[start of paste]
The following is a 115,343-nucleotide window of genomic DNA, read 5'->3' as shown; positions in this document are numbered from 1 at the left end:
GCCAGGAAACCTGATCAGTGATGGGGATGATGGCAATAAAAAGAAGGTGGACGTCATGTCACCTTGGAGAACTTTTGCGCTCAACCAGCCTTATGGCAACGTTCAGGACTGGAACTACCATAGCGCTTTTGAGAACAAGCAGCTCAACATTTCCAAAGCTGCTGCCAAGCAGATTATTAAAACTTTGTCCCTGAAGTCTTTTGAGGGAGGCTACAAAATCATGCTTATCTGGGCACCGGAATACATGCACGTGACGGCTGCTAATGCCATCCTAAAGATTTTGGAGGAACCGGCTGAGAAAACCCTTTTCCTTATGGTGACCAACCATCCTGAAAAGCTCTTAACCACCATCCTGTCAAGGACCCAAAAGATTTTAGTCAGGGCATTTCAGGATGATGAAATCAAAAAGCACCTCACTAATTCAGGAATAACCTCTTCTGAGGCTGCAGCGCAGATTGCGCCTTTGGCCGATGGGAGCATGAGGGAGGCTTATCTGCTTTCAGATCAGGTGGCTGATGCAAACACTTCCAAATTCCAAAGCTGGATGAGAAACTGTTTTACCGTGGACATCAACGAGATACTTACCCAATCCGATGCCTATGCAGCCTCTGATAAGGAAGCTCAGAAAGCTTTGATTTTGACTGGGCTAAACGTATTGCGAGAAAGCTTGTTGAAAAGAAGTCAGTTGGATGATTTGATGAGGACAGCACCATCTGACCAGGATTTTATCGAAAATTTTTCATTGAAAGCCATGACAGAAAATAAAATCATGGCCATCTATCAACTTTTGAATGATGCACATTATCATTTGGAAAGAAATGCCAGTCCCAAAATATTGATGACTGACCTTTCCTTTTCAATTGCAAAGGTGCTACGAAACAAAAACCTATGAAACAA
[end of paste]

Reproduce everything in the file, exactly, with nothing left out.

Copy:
The following is a 115,343-nucleotide window of genomic DNA, read 5'->3' as shown; positions in this document are numbered from 1 at the left end:
GCCAGGAAACCTGATCAGTGATGGGGATGATGGCAATAAAAAGAAGGTGGACGTCATGTCACCTTGGAGAACTTTTGCGCTCAACCAGCCTTATGGCAACGTTCAGGACTGGAACTACCATAGCGCTTTTGAGAACAAGCAGCTCAACATTTCCAAAGCTGCTGCCAAGCAGATTATTAAAACTTTGTCCCTGAAGTCTTTTGAGGGAGGCTACAAAATCATGCTTATCTGGGCACCGGAATACATGCACGTGACGGCTGCTAATGCCATCCTAAAGATTTTGGAGGAACCGGCTGAGAAAACCCTTTTCCTTATGGTGACCAACCATCCTGAAAAGCTCTTAACCACCATCCTGTCAAGGACCCAAAAGATTTTAGTCAGGGCATTTCAGGATGATGAAATCAAAAAGCACCTCACTAATTCAGGAATAACCTCTTCTGAGGCTGCAGCGCAGATTGCGCCTTTGGCCGATGGGAGCATGAGGGAGGCTTATCTGCTTTCAGATCAGGTGGCTGATGCAAACACTTCCAAATTCCAAAGCTGGATGAGAAACTGTTTTACCGTGGACATCAACGAGATACTTACCCAATCCGATGCCTATGCAGCCTCTGATAAGGAAGCTCAGAAAGCTTTGATTTTGACTGGGCTAAACGTATTGCGAGAAAGCTTGTTGAAAAGAAGTCAGTTGGATGATTTGATGAGGACAGCACCATCTGACCAGGATTTTATCGAAAATTTTTCATTGAAAGCCATGACAGAAAATAAAATCATGGCCATCTATCAACTTTTGAATGATGCACATTATCATTTGGAAAGAAATGCCAGTCCCAAAATATTGATGACTGACCTTTCCTTTTCAATTGCAAAGGTGCTACGAAACAAAAACCTATGAAACAA